Bond’s wrestle with Le Chiffre is the central struggle in Casino Royale and the scenes that take place in and around the poker game at the gaming house crackle with an intensity that even outstrips the audacious action scenes. It’s a conflict that escalates with the confrontation on the ship. As the scene was established you could sense the audience leaning forward in their seats, wondering how 007 was going to get himself out of this particular scrape. Of course, he doesn’t; somebody else does. The scene was destroyed and Le Chiffre’s character arc cut short, the writers flippantly wasting perhaps the best villain in the franchise’s history.

Essentially, Quantum of Solace started at that point, with the final twenty-five minutes of Casino Royale dedicated to setting up the following film. It was a move by the writers akin to taking 007’s PPK and kneecapping their own movie. Bond suddenly and implausibly falls in love with treasury official, Vesper Lynd (Eva Green), before she betrays him and he has a shoot-out with a bunch of villains we haven’t seen before.

Sequelism is often used in today’s film-making and while from the studio’s point of view it is hard to argue with the economics of such tactics, it doesn’t typically lend itself to quality celluloid. It’s no secret that the modern movie landscape is littered with bung sequels: The terrible line of Jaws films, the modern Star Wars series of the Matrix debacle. However, with each of those examples you can strip away the at best sub par later movies, pretending that they never happened.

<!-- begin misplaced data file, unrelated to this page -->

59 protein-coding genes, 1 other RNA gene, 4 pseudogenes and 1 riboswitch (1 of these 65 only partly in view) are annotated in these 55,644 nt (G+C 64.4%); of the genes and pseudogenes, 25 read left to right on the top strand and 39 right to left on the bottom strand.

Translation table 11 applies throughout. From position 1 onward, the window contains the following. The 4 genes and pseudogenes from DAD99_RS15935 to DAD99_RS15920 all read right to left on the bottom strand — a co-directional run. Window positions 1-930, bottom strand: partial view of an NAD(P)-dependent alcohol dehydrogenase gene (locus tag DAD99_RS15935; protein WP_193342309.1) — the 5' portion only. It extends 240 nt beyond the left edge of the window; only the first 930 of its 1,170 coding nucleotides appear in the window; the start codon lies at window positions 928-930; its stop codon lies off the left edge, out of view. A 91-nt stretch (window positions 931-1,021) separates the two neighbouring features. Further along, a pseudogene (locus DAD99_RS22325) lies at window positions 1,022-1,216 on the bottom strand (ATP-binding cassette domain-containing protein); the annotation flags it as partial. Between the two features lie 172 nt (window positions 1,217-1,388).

Not so with the transition from Casino Royale to Quantum of Solace. What takes place with these latest Bond films almost moves beyond sequelism and into serialization, with one film making no sense without the other to immediately call upon. The car chase scene at the start of Quantum of Solace would mean absolutely nothing to audience members who hadn’t caught the end of Casino Royale.

Making this serialization all the worse is that the questions created by the noodling tacked on to the end of Casino Royale are not answered in Quantum of Solace. It’s like watching a series of Deadwood, where from one episode to the next you keep waiting for something to happen and nothing ever does. Who’s the secret organization that Bond is now up against? Beats me. What are their aims? Couldn’t tell you. Perhaps these questions will get answered in the next Bond film, but I wouldn’t count on it. Instead Bond battles with a bad guy whom he barely comes face to face with. His superiors are concerned that he’s only motivated by revenge, but they needn’t worry seeing as Dominic Greene (Mathieu Amalric) seems to have no connection to Vesper whatsoever.

Perhaps it would be different if Quantum of Solace were a great film. But it’s not: It’s a spastic, rushed mess that makes little sense visually or story wise. This would perhaps be forgivable in isolation. But when a potentially great film such as Casino Royale is ruined by a sequel that answers none of the questions the first film was sacrificed for, the makers of Bond have done the inexplicable, managing to ruin two films for the price of one.